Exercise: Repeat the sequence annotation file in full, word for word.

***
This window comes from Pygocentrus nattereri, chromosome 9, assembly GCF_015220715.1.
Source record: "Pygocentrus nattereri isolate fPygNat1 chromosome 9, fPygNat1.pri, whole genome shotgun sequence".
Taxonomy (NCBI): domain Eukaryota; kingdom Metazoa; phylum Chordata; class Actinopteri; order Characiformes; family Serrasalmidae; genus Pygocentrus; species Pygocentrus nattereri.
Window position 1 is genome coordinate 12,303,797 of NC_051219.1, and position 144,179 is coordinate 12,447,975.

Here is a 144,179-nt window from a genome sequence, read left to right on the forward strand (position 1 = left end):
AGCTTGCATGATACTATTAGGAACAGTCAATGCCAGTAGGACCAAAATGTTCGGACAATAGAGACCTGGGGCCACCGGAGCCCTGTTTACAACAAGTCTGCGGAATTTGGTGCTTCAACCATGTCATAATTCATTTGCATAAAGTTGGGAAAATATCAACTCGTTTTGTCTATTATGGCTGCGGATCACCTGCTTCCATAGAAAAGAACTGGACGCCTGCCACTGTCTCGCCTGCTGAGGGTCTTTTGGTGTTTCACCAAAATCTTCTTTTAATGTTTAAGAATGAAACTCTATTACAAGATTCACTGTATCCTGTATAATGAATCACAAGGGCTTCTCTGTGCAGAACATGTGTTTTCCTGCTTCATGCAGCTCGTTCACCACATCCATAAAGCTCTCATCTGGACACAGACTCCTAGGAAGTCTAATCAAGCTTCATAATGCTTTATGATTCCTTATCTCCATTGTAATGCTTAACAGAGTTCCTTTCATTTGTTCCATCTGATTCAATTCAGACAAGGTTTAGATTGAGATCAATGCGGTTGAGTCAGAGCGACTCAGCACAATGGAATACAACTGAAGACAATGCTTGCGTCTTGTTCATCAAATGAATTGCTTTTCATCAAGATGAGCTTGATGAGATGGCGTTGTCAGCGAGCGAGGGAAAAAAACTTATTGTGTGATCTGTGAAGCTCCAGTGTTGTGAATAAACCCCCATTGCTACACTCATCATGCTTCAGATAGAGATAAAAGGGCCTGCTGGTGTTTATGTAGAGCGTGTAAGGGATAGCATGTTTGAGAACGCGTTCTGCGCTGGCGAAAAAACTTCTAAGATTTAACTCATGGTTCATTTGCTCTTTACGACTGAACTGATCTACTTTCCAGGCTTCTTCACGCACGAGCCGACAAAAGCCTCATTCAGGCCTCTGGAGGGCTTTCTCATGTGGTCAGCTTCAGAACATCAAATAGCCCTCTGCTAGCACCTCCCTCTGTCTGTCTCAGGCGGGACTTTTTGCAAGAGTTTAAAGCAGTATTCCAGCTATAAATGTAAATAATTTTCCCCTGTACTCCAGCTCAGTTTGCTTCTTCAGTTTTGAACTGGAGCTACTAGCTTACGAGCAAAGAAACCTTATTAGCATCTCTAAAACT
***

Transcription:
This window comes from Pygocentrus nattereri, chromosome 9, assembly GCF_015220715.1.
Source record: "Pygocentrus nattereri isolate fPygNat1 chromosome 9, fPygNat1.pri, whole genome shotgun sequence".
Taxonomy (NCBI): domain Eukaryota; kingdom Metazoa; phylum Chordata; class Actinopteri; order Characiformes; family Serrasalmidae; genus Pygocentrus; species Pygocentrus nattereri.
Window position 1 is genome coordinate 12,303,797 of NC_051219.1, and position 144,179 is coordinate 12,447,975.

Here is a 144,179-nt window from a genome sequence, read left to right on the forward strand (position 1 = left end):
AGCTTGCATGATACTATTAGGAACAGTCAATGCCAGTAGGACCAAAATGTTCGGACAATAGAGACCTGGGGCCACCGGAGCCCTGTTTACAACAAGTCTGCGGAATTTGGTGCTTCAACCATGTCATAATTCATTTGCATAAAGTTGGGAAAATATCAACTCGTTTTGTCTATTATGGCTGCGGATCACCTGCTTCCATAGAAAAGAACTGGACGCCTGCCACTGTCTCGCCTGCTGAGGGTCTTTTGGTGTTTCACCAAAATCTTCTTTTAATGTTTAAGAATGAAACTCTATTACAAGATTCACTGTATCCTGTATAATGAATCACAAGGGCTTCTCTGTGCAGAACATGTGTTTTCCTGCTTCATGCAGCTCGTTCACCACATCCATAAAGCTCTCATCTGGACACAGACTCCTAGGAAGTCTAATCAAGCTTCATAATGCTTTATGATTCCTTATCTCCATTGTAATGCTTAACAGAGTTCCTTTCATTTGTTCCATCTGATTCAATTCAGACAAGGTTTAGATTGAGATCAATGCGGTTGAGTCAGAGCGACTCAGCACAATGGAATACAACTGAAGACAATGCTTGCGTCTTGTTCATCAAATGAATTGCTTTTCATCAAGATGAGCTTGATGAGATGGCGTTGTCAGCGAGCGAGGGAAAAAAACTTATTGTGTGATCTGTGAAGCTCCAGTGTTGTGAATAAACCCCCATTGCTACACTCATCATGCTTCAGATAGAGATAAAAGGGCCTGCTGGTGTTTATGTAGAGCGTGTAAGGGATAGCATGTTTGAGAACGCGTTCTGCGCTGGCGAAAAAACTTCTAAGATTTAACTCATGGTTCATTTGCTCTTTACGACTGAACTGATCTACTTTCCAGGCTTCTTCACGCACGAGCCGACAAAAGCCTCATTCAGGCCTCTGGAGGGCTTTCTCATGTGGTCAGCTTCAGAACATCAAATAGCCCTCTGCTAGCACCTCCCTCTGTCTGTCTCAGGCGGGACTTTTTGCAAGAGTTTAAAGCAGTATTCCAGCTATAAATGTAAATAATTTTCCCCTGTACTCCAGCTCAGTTTGCTTCTTCAGTTTTGAACTGGAGCTACTAGCTTACGAGCAAAGAAACCTTATTAGCATCTCTAAAACT